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|Knightly Mr. Knightley
Written by Robbin
(3/9/2011 5:16 p.m.)
in consequence of the missive, Excellent points. Is it possible, penned by Kathleen Glancy
Thank you Kathleen. (:D) I think Mr. Knightley lives up to his name. He is attentive to the Bates and Miss Fairfax by calling, sending his carriage for them and contributing what he “ought to the stock of their scanty comforts” (19) and also trying to get Emma to do the same—IMO not only for their sake but Emma’s as well. Mr. Knightley will even oblige Mrs. Elton:
"You had better explore to Donwell," replied Mr. Knightley. "That may be done without horses. Come, and eat my strawberries. They are ripening fast."
If Mr. Knightley did not begin seriously, he was obliged to proceed so, for his proposal was caught at with delight; and the "Oh! I should like it of all things," was not plainer in words than manner. Donwell was famous for its strawberry-beds, which seemed a plea for the invitation: but no plea was necessary; cabbage-beds would have been enough to tempt the lady, who only wanted to be going somewhere. She promised him again and again to come -- much oftener than he doubted -- and was extremely gratified by such a proof of intimacy, such a distinguishing compliment as she chose to consider it. (42)
Mr. Knightley’s dancing with Harriet was the right thing to do but also has an aura of chivalry—he termed Mr. Elton’s behavior “unpardonable rudeness” (38) and he immediately steps up to counter it. I think it is possible he felt his previous opinion of Harriet re Mr. Martin was unjust because he did not know her well enough to understand her merits. He had said she is “pretty, and she is good tempered, and that is all” (8) and that the advantage of the match was all on her side:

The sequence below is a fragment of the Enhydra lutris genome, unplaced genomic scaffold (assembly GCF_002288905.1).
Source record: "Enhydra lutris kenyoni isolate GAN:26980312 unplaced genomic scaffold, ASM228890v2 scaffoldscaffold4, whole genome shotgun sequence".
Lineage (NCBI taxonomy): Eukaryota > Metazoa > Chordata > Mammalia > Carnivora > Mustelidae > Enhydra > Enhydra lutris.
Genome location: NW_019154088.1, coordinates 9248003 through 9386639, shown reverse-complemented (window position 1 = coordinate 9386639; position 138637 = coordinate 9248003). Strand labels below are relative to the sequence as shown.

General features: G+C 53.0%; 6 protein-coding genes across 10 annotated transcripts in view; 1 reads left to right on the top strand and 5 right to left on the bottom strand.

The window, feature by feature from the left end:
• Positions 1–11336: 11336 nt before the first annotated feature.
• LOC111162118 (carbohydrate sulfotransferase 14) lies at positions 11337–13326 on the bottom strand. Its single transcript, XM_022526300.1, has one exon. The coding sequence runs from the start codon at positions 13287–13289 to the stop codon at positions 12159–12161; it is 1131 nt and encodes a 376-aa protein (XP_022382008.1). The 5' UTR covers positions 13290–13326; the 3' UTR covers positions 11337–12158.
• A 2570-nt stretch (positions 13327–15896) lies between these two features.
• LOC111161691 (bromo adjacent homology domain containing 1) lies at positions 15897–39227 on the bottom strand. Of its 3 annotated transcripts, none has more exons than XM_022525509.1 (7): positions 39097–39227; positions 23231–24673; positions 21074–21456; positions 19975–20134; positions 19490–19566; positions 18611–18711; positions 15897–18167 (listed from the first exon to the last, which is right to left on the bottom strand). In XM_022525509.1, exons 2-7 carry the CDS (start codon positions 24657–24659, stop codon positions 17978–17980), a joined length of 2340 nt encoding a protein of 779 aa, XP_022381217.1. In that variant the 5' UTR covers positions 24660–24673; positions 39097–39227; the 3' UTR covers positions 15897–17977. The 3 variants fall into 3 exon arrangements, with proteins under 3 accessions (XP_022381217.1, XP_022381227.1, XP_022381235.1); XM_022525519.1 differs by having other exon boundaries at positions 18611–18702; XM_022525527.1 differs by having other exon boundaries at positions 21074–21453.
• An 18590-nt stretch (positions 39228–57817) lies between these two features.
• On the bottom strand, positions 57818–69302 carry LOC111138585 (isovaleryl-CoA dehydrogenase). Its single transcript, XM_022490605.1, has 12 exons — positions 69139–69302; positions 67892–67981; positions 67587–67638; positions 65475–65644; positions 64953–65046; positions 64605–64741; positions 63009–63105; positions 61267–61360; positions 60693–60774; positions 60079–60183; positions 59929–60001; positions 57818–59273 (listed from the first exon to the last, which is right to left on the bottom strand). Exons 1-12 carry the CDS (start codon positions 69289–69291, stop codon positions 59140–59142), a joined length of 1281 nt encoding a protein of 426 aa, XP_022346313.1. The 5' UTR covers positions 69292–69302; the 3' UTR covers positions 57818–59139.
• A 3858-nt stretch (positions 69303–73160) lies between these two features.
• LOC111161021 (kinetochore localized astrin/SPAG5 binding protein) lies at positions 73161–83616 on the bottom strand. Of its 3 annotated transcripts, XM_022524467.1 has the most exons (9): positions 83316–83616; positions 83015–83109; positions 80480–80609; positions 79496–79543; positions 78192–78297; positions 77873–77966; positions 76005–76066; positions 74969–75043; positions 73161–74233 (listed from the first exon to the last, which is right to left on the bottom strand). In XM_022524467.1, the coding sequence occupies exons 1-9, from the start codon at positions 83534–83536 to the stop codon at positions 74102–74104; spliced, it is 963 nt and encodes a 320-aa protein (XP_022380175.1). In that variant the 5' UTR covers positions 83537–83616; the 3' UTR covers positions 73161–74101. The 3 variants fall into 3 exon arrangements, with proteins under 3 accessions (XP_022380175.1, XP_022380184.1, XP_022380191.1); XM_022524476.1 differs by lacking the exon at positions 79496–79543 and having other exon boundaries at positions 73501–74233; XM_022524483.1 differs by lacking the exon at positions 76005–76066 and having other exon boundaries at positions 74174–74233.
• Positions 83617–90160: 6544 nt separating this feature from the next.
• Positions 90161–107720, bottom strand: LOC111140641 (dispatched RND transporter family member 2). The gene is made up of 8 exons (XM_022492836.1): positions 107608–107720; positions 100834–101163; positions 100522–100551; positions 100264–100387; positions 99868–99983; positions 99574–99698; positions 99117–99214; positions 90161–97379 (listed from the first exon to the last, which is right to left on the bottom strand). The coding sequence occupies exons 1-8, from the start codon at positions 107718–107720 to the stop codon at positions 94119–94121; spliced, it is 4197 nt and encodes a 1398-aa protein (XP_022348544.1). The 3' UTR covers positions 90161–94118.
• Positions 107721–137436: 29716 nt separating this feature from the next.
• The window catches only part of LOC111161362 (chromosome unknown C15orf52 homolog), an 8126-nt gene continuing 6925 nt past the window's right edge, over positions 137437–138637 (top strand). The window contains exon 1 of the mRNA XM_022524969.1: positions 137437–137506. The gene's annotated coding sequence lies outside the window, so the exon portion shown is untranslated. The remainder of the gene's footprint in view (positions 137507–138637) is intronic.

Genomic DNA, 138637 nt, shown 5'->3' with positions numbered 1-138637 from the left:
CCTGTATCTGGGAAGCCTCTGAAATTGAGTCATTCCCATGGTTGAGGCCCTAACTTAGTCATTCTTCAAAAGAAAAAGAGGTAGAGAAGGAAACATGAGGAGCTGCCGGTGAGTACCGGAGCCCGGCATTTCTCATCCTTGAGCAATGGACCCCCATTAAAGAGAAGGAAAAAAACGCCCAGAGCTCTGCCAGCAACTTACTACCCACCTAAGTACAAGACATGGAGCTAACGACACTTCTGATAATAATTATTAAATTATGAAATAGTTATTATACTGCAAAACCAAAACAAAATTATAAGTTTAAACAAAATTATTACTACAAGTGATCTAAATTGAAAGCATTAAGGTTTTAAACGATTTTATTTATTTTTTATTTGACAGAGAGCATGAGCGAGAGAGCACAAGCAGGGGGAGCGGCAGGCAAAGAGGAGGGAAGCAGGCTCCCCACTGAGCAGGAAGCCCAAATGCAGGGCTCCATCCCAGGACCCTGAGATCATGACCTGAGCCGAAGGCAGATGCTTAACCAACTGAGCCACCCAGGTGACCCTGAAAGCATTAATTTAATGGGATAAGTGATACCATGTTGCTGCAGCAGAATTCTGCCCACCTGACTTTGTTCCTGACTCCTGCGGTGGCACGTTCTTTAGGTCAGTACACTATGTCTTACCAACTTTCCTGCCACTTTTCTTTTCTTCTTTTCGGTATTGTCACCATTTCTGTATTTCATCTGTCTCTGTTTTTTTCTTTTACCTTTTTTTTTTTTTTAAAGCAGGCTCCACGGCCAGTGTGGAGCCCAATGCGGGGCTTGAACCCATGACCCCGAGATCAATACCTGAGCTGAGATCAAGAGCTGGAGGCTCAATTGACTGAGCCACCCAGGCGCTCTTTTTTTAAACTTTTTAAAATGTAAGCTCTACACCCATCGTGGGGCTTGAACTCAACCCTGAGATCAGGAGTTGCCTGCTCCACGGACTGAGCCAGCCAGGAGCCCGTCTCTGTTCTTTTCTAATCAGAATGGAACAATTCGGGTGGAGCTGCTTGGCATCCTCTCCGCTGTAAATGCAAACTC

My only scruple in advising the match was on his account, as being beneath his deserts, and a bad connexion for him. I felt, that as to fortune, in all probability he might do much better; and that as to a rational companion or useful helpmate, he could not do worse. But I could not reason so to a man in love, and was willing to trust to there being no harm in her, to her having that sort of disposition, which, in good hands, like his, might be easily led aright and turn out very well. (8)
I feel that after Harriet and Mr. Knightley’s dances their acquaintance is on a bit more “familiar” level and that alone would prompt him to talk to her more than he had done previously but I think what Harriet finds particular in his behavior does stem from an investigation into her feelings for Mr. Martin. There could be several reasons for this endeavor because I don’t picture Mr. Knightley as a matchmaker for the sake of making matches.
Perhaps when he found Harriet to be a better young woman than expected he might have also realized just how easily led she is—how easily led she was by Emma and felt more for Mr. Martin’s loss and perhaps Harriet’s as well. He knows that Mr. Martin was “very, very bitterly disappointed” (12) in being rejected and I can’t imagine he thinks Harriet will ever get a better offer so he may believe in trying to resurrect the attachment that he is not only doing them a good turn but correcting Emma’s error.
Borrowing from Elinor Dashwood (S&S), I do not attempt to deny… that I think very highly of Mr. Knightley—that I greatly esteem, that I like him. (:D)
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